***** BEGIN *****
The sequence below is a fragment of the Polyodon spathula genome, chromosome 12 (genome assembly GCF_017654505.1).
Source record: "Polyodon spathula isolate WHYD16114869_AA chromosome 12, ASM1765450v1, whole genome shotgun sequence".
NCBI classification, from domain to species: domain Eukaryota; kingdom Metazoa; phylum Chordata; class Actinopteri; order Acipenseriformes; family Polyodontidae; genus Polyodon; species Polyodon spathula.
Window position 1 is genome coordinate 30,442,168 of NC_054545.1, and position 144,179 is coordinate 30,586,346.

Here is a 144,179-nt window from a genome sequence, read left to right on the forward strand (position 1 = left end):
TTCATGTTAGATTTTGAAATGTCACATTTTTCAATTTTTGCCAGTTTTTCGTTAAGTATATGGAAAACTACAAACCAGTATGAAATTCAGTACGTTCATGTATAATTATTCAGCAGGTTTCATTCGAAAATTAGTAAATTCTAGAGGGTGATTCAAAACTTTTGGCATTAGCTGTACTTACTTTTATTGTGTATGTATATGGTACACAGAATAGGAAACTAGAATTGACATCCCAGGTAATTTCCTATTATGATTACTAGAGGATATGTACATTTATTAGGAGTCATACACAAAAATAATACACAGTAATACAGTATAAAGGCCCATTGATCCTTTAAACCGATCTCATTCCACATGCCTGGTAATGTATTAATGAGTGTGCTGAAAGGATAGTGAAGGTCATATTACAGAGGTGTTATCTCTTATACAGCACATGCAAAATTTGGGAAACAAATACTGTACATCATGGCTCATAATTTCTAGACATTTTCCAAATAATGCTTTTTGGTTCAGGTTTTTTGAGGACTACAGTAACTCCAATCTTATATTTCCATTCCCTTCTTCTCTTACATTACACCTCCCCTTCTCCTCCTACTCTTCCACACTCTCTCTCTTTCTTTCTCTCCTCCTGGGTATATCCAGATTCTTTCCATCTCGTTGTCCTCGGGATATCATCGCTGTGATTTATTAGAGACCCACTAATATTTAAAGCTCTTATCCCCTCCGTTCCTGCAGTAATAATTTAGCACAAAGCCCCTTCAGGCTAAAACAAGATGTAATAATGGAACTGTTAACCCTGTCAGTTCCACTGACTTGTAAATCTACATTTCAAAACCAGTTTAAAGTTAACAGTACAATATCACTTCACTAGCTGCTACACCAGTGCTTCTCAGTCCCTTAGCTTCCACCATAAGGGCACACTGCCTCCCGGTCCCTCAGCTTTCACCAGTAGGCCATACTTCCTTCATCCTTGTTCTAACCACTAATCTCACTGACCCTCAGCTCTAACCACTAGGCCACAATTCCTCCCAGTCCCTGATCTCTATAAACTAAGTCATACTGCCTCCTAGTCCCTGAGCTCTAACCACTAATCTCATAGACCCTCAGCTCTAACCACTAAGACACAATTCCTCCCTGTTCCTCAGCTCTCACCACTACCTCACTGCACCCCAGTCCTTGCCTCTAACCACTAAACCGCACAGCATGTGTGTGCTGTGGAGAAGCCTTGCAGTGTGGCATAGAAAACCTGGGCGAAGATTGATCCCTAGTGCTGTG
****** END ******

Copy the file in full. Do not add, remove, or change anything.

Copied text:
The sequence below is a fragment of the Polyodon spathula genome, chromosome 12 (genome assembly GCF_017654505.1).
Source record: "Polyodon spathula isolate WHYD16114869_AA chromosome 12, ASM1765450v1, whole genome shotgun sequence".
NCBI classification, from domain to species: domain Eukaryota; kingdom Metazoa; phylum Chordata; class Actinopteri; order Acipenseriformes; family Polyodontidae; genus Polyodon; species Polyodon spathula.
Window position 1 is genome coordinate 30,442,168 of NC_054545.1, and position 144,179 is coordinate 30,586,346.

Here is a 144,179-nt window from a genome sequence, read left to right on the forward strand (position 1 = left end):
TTCATGTTAGATTTTGAAATGTCACATTTTTCAATTTTTGCCAGTTTTTCGTTAAGTATATGGAAAACTACAAACCAGTATGAAATTCAGTACGTTCATGTATAATTATTCAGCAGGTTTCATTCGAAAATTAGTAAATTCTAGAGGGTGATTCAAAACTTTTGGCATTAGCTGTACTTACTTTTATTGTGTATGTATATGGTACACAGAATAGGAAACTAGAATTGACATCCCAGGTAATTTCCTATTATGATTACTAGAGGATATGTACATTTATTAGGAGTCATACACAAAAATAATACACAGTAATACAGTATAAAGGCCCATTGATCCTTTAAACCGATCTCATTCCACATGCCTGGTAATGTATTAATGAGTGTGCTGAAAGGATAGTGAAGGTCATATTACAGAGGTGTTATCTCTTATACAGCACATGCAAAATTTGGGAAACAAATACTGTACATCATGGCTCATAATTTCTAGACATTTTCCAAATAATGCTTTTTGGTTCAGGTTTTTTGAGGACTACAGTAACTCCAATCTTATATTTCCATTCCCTTCTTCTCTTACATTACACCTCCCCTTCTCCTCCTACTCTTCCACACTCTCTCTCTTTCTTTCTCTCCTCCTGGGTATATCCAGATTCTTTCCATCTCGTTGTCCTCGGGATATCATCGCTGTGATTTATTAGAGACCCACTAATATTTAAAGCTCTTATCCCCTCCGTTCCTGCAGTAATAATTTAGCACAAAGCCCCTTCAGGCTAAAACAAGATGTAATAATGGAACTGTTAACCCTGTCAGTTCCACTGACTTGTAAATCTACATTTCAAAACCAGTTTAAAGTTAACAGTACAATATCACTTCACTAGCTGCTACACCAGTGCTTCTCAGTCCCTTAGCTTCCACCATAAGGGCACACTGCCTCCCGGTCCCTCAGCTTTCACCAGTAGGCCATACTTCCTTCATCCTTGTTCTAACCACTAATCTCACTGACCCTCAGCTCTAACCACTAGGCCACAATTCCTCCCAGTCCCTGATCTCTATAAACTAAGTCATACTGCCTCCTAGTCCCTGAGCTCTAACCACTAATCTCATAGACCCTCAGCTCTAACCACTAAGACACAATTCCTCCCTGTTCCTCAGCTCTCACCACTACCTCACTGCACCCCAGTCCTTGCCTCTAACCACTAAACCGCACAGCATGTGTGTGCTGTGGAGAAGCCTTGCAGTGTGGCATAGAAAACCTGGGCGAAGATTGATCCCTAGTGCTGTG